The New York Times reported yesterday that there is a huge blue-green algae bloom in the Ohio River (and, again, in western Lake Erie), which is quite dangerous to human and animal health. The cause is phosphorus and nitrate runoff from agriculture. Apparently, the amount of pollution isn't any greater this year, but weather conditions that can be linked to climate change--wet springs, longer hot summers--are the most likely reason a major pollution problem in Ohio has become a massive pollution problem this year. We have a lot of polluted rivers in Minnesota, and the interaction with changing weather conditions may well exacerbate our problem as well.
In California, Governor Brown responded by announcing that he was going forward anyway. "We don't have a declaration in statute, but we have absolutely the same authority. We're going forward. The only thing different is my zeal has been intensified to a maximum degree." And this past week, the California Air Resources Board (CARB) took steps under the state's existing low carbon fuel standard to put the oil consumption reduction goal into rule.
In Minnesota, not so much. The promise is that the "Climate Strategies and Economic Opportunities" (CSEO) effort will start up again "sometime this fall." The Administration tells the Public Utilities Commission that it can and should defer deciding on the fate of the two biggest coal-burning power generation facilities for at least a couple more years, when the evidence says those units can both be closed by 2023 at no extra cost to consumers. And Administration officials continue to divert attention from Minnesota's own statutory goals for reducing carbon emissions in favor of the far less ambitious targets from the Obama Administration.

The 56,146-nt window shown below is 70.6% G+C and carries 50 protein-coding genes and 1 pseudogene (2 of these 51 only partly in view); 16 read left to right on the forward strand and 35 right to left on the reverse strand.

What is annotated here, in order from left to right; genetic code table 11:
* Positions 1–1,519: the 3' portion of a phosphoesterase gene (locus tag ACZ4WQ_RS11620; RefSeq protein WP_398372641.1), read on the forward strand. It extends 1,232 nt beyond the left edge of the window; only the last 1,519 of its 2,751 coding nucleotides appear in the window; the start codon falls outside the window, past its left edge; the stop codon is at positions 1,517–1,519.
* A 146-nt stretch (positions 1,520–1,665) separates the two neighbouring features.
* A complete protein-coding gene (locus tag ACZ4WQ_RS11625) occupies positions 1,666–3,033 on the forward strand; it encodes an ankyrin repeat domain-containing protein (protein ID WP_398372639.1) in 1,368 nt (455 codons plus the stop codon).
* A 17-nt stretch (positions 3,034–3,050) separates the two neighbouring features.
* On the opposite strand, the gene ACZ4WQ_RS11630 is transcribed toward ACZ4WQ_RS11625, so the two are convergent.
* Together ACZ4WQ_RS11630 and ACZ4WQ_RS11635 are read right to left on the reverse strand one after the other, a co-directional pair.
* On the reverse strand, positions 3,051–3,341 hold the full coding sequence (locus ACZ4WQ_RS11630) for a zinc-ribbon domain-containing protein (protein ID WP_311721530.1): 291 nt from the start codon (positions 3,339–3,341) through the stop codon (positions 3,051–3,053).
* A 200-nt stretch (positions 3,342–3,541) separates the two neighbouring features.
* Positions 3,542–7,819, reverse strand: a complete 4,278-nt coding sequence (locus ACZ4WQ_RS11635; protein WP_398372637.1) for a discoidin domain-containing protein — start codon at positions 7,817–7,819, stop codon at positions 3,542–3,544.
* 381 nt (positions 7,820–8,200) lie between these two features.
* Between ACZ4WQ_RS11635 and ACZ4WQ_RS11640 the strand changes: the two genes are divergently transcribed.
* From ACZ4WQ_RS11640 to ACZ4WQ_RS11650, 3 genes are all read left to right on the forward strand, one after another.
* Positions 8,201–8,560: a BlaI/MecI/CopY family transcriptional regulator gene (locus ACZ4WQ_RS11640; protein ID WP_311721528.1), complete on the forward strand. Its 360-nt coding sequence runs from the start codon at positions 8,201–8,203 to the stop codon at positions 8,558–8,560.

The rhetoric is not matching the reality. Can't we do better?
Minnesota Center for Environmental Advocacy
26 East Exchange Street, Suite 206
St. Paul, MN 55101 | (651) 223 - 5969